Enabling sustainability in communities at home and abroad

With the 2021 United Nations Climate Change Conference, COP26, taking place in Glasgow, The Guild’s universities are stressing the critical contributions universities can and must make to accelerate action towards the Paris Agreement goals. The Guild shares highlights from its member universities on how the institutions, researchers and students are leading the change towards environmental sustainability, connecting the institutional, social, economic, technological and scientific responses needed to respond to the climate crisis.

Europe’s universities are driving the change towards environmental sustainability and the fight against climate change, by providing interdisciplinary world-leading research and teaching that advance the scientific and public understanding on environmental change.

The University of Glasgow’s Centre for Sustainable Solutions is focused on empowering individuals and building partnerships to help keep the rising global temperatures from breaching the level of 1.5°C. The Centre welcomes further opportunities to work with research and teaching colleagues across the globe.

Planetary Wellbeing’ is an ambitious international programme established by Pompeu Fabra University to examine the interrelationship between the health of the planet and the health of humanity. Via the programme, the university generates and transmits new knowledge, developed across disciplines, departments and units, to provide solutions to governments, companies and institutions around the world on planetary wellbeing.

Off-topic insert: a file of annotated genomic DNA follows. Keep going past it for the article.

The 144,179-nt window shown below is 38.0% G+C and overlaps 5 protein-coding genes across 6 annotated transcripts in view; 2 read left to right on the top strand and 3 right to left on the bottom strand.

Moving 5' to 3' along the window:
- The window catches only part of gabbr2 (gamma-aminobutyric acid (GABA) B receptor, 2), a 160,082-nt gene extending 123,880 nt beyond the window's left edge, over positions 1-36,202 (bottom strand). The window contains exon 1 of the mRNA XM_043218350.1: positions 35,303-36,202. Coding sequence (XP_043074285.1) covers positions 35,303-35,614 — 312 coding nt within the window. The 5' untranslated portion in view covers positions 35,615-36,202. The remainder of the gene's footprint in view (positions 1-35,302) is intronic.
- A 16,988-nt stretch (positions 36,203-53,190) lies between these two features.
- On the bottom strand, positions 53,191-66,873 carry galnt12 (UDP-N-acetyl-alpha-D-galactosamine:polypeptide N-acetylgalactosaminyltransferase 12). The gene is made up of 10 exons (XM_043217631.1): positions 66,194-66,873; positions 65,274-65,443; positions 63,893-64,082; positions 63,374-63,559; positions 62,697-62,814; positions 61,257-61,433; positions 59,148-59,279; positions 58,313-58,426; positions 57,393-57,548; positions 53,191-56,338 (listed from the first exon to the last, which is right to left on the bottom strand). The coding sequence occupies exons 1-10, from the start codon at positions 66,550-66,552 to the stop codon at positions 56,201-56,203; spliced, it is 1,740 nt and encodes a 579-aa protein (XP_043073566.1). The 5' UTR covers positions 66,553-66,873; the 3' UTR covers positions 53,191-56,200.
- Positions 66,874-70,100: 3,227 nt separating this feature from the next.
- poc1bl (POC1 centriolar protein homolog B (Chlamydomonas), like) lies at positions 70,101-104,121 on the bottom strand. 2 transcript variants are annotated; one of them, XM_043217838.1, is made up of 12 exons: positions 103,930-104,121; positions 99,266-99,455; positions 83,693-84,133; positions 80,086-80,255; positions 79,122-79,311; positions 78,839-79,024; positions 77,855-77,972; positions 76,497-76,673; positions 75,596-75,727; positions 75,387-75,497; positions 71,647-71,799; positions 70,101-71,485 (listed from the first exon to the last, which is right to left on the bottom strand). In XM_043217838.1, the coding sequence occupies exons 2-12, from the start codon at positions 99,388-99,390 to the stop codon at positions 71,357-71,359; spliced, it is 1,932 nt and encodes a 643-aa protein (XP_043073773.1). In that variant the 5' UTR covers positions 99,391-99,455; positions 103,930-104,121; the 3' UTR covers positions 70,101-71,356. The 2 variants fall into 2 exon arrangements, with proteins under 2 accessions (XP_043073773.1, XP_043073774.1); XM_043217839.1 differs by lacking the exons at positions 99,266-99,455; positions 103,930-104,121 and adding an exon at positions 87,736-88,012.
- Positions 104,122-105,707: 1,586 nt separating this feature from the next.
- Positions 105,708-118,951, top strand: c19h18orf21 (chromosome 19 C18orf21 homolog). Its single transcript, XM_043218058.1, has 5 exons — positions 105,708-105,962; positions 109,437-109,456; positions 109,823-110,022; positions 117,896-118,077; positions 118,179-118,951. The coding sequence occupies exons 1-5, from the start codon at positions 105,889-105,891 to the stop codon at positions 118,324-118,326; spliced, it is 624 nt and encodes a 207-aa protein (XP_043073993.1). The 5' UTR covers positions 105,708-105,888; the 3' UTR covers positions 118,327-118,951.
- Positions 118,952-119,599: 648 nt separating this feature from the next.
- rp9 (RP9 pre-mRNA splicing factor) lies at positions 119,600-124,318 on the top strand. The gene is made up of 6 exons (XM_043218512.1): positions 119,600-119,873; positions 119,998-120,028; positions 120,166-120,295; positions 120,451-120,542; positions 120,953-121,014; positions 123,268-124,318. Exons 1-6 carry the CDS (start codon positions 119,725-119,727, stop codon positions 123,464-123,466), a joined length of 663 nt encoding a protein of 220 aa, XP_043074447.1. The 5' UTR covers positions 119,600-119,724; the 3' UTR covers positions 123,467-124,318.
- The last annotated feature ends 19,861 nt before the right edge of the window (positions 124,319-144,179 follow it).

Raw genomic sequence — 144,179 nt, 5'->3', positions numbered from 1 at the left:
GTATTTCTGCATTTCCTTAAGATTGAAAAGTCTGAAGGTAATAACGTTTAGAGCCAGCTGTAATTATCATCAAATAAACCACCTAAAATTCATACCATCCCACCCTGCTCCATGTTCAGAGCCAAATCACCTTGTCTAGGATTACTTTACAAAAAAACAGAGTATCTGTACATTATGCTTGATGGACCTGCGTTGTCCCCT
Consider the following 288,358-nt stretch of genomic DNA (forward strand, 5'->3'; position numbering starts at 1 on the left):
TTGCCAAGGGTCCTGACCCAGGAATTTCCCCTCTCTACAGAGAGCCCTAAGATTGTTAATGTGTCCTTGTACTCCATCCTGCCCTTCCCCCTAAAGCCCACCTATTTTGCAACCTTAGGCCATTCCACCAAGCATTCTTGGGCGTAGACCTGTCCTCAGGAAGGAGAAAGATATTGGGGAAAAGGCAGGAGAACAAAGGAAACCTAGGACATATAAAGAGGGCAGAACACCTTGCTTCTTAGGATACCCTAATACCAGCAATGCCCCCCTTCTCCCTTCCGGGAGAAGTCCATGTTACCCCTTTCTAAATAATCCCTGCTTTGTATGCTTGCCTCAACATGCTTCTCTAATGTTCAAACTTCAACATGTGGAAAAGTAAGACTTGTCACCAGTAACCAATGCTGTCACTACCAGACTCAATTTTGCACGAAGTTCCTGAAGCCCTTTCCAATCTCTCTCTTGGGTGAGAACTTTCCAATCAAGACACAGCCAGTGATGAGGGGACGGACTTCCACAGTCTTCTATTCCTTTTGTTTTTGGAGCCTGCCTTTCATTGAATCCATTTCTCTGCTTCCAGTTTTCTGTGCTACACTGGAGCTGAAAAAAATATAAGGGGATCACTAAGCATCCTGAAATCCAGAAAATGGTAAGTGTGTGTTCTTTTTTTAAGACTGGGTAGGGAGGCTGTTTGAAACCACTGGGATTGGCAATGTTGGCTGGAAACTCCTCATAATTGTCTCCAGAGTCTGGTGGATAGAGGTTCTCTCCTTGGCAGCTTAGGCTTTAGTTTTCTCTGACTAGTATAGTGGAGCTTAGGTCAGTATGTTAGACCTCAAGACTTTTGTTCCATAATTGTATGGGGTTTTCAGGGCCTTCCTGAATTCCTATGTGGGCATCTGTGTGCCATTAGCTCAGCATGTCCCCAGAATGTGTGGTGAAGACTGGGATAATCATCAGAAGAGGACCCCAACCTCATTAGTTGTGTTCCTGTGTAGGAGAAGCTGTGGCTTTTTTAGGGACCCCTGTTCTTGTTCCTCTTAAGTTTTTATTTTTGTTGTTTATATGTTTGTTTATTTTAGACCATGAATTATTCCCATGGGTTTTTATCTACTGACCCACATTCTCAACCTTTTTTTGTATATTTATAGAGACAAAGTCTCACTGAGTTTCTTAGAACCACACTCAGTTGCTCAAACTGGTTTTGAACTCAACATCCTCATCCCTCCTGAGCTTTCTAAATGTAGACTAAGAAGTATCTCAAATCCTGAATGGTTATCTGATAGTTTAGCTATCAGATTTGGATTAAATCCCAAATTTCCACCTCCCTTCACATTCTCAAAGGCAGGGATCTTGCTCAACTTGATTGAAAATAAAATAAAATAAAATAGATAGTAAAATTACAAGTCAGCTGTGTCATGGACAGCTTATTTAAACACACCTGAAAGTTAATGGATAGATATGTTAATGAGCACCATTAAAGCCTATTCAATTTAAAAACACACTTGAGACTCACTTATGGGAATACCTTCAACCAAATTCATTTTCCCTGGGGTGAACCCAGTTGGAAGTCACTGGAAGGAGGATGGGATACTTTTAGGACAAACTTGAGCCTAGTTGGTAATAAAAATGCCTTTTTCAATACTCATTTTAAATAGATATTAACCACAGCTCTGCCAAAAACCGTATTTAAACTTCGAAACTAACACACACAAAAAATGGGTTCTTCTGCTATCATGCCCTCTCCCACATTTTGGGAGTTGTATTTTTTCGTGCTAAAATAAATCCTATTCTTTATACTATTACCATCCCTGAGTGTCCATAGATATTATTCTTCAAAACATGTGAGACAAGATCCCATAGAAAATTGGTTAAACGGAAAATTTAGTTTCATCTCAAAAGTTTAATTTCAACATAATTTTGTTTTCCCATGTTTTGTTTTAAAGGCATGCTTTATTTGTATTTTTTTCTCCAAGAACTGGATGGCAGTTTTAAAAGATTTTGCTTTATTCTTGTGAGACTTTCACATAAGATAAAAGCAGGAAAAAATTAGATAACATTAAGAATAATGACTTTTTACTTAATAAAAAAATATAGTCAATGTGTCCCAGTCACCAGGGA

These and other ground-breaking cross institutional research initiatives are distinguished through their innovative, interdisciplinary approaches. Through bringing together different approaches and methodologies, new questions can be asked. For a challenge that reaches across all domains human welfare, universities offer this unique and crucial possibility of addressing these in their interrelationship.

The problem-oriented research of our researchers thus helps support and transform communities. The University of Göttingen’s research project ‘Diversity Turn in Land Use Science’ is a prime example of sustainability research. Land use research requires a balanced attention on complex ecological, economic and social factors that shape rural land use. The project aims to advance a diversity-sensitive perspective for land use research, and to establish this perspective as a core component in academic teaching and research including the education of junior scientists.

Working similarly with communities, the University of Bologna’s GREAT project aims to strengthen the resilience of rural communities in the Dry Zone of Myanmar against climate change. It enables the inhabitants to improve their nutrition and income through differentiation: extending food production across a whole year and improving the inhabitants’ skills in managing natural resources.

Thus, our universities achieve transformative impact not just through the interdisciplinarity of their research – but through working with, listening, and responding to the needs of communities.


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Published Nov. 1, 2021 1:28 PM - Last modified Nov. 9, 2021 9:39 AM